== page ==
For continuing cooperative agreements, mid-year reports and an annual program progress report are also required. For such cooperative agreements, the Non-Competing Continuation Progress Report (PHS-2590) will be considered the program progress report for the fourth quarter of the budget period.

Mid-year progress reports must contain, but are not limited to the following:

1. A status report on the training, availability, and operational readiness of personnel and equipment that is used for the project;

2. A summary report on any proficiency testing performed;

3. A summary status of FDA-assigned samples analyzed and time to complete individual sample testing;

4. A summary description of any other relevant testing performed on the equipment;

5. Status and results of method extension and enhancement studies.

A final program progress report, FSR, and invention statement must be submitted within 90 days after the expiration of the project period as noted on the Notice of Grant Award.  A final progress report, invention statement, and Financial Status Report are required when an award project period is ended (without a no-cost-extension), or it grant is relinquished, or a recipient changes institutions, or when an award is terminated

The final program progress report must provide full written documentation of the project, and summaries of laboratory operations, as described in the grant application. The documentation must be in a form and contain sufficient detail such that other State, local, and tribal government FERN laboratories could reproduce the final project.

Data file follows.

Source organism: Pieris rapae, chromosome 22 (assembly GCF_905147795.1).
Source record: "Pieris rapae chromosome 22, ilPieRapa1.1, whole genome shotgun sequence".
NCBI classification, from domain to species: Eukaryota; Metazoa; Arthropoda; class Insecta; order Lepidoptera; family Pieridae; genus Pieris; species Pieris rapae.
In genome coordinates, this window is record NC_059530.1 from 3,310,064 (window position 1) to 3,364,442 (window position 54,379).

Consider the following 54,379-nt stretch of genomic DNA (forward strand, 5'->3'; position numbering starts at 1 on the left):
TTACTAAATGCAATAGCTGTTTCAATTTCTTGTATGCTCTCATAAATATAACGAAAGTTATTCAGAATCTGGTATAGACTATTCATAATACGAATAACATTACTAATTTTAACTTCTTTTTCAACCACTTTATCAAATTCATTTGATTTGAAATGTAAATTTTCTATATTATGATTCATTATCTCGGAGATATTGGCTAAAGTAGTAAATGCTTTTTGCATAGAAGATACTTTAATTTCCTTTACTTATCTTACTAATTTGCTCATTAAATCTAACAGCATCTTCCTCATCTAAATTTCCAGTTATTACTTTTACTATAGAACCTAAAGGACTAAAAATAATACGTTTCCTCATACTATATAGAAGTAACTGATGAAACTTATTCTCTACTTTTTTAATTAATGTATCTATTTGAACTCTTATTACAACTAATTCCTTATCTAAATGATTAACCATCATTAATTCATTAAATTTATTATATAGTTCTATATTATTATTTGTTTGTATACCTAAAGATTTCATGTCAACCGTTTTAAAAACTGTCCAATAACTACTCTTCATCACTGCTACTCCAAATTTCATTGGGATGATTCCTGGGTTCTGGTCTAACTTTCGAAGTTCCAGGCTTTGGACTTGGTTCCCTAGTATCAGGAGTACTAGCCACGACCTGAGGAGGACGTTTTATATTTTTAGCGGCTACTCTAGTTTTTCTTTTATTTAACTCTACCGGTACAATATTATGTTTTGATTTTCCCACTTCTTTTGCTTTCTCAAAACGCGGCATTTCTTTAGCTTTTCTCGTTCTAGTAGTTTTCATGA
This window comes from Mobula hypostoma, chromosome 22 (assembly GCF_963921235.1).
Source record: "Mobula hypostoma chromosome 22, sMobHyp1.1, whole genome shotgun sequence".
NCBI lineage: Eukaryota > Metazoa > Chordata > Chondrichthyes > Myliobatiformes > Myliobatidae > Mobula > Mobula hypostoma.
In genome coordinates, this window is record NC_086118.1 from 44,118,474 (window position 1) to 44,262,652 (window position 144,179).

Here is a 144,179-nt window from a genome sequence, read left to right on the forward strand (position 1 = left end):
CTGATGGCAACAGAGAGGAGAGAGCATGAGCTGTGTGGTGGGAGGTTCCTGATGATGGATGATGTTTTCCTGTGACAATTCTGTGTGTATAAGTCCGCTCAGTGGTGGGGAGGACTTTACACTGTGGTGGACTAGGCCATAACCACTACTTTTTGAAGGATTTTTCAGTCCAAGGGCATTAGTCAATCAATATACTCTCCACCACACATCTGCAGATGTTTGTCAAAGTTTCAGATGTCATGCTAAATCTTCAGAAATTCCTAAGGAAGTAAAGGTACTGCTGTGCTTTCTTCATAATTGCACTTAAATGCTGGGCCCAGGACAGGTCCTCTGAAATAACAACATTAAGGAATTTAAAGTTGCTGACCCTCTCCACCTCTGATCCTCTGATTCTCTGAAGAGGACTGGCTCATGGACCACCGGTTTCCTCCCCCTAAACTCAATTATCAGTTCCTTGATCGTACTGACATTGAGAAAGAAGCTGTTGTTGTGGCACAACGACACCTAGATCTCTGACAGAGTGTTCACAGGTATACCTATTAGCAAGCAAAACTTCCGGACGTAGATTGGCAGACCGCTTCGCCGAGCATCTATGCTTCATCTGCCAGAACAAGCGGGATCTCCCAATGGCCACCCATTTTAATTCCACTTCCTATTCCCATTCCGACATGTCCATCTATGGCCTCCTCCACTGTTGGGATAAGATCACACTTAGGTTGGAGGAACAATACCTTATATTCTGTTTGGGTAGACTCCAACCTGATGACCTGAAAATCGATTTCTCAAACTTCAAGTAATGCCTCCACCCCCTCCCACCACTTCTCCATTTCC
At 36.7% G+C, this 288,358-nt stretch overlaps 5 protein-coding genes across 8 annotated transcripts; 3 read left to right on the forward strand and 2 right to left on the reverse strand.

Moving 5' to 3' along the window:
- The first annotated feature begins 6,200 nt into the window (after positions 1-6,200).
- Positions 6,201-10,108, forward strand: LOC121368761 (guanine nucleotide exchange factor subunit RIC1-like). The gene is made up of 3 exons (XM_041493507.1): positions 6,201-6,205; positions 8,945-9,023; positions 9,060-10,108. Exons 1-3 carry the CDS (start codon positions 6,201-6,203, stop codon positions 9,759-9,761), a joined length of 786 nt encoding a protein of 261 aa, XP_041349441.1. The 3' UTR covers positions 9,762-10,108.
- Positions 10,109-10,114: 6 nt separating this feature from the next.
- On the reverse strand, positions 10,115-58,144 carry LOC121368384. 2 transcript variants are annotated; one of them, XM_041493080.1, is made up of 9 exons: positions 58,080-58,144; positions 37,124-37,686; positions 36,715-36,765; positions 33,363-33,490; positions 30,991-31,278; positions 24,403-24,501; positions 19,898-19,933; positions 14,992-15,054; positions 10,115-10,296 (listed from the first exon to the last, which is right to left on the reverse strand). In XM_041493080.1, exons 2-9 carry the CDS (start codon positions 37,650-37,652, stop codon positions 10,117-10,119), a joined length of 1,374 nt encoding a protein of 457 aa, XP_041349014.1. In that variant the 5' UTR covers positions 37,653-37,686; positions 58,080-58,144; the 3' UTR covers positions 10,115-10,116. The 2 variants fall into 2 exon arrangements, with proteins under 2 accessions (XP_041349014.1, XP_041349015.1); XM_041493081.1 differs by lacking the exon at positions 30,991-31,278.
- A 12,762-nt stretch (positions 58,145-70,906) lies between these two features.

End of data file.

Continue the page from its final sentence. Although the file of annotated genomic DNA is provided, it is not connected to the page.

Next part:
Awardees will be required to submit the PHS 2590 annually and financial statements as required in the DHHS Grants Policy Statement.:

Monitoring Activities

The program project officer will monitor grantees periodically. The monitoring may be in the form of telephone conversations, e-mails, or written correspondence between the project office/grants management office and the principal investigator. Periodic site visits with officials of the grantee organization may also occur. The results of these monitoring activities will be recorded in the official grant file and will be available to the grantee upon request consistent with applicable disclosure statutes and with FDA disclosure regulations. Also, the grantee organization must comply with all special terms and conditions of the cooperative agreement, including those which state that future funding of the study will depend on recommendations from the project officer.

The scope of the recommendation will confirm that:

(1) There has been acceptable progress on the project; (2) there is continued compliance with all FDA regulatory requirements; (3) if necessary, there is an indication that corrective action has taken place; and (4) assurance that any replacement of personnel will meet the testing requirements as well as security background screening.

Section VII. Agency Contacts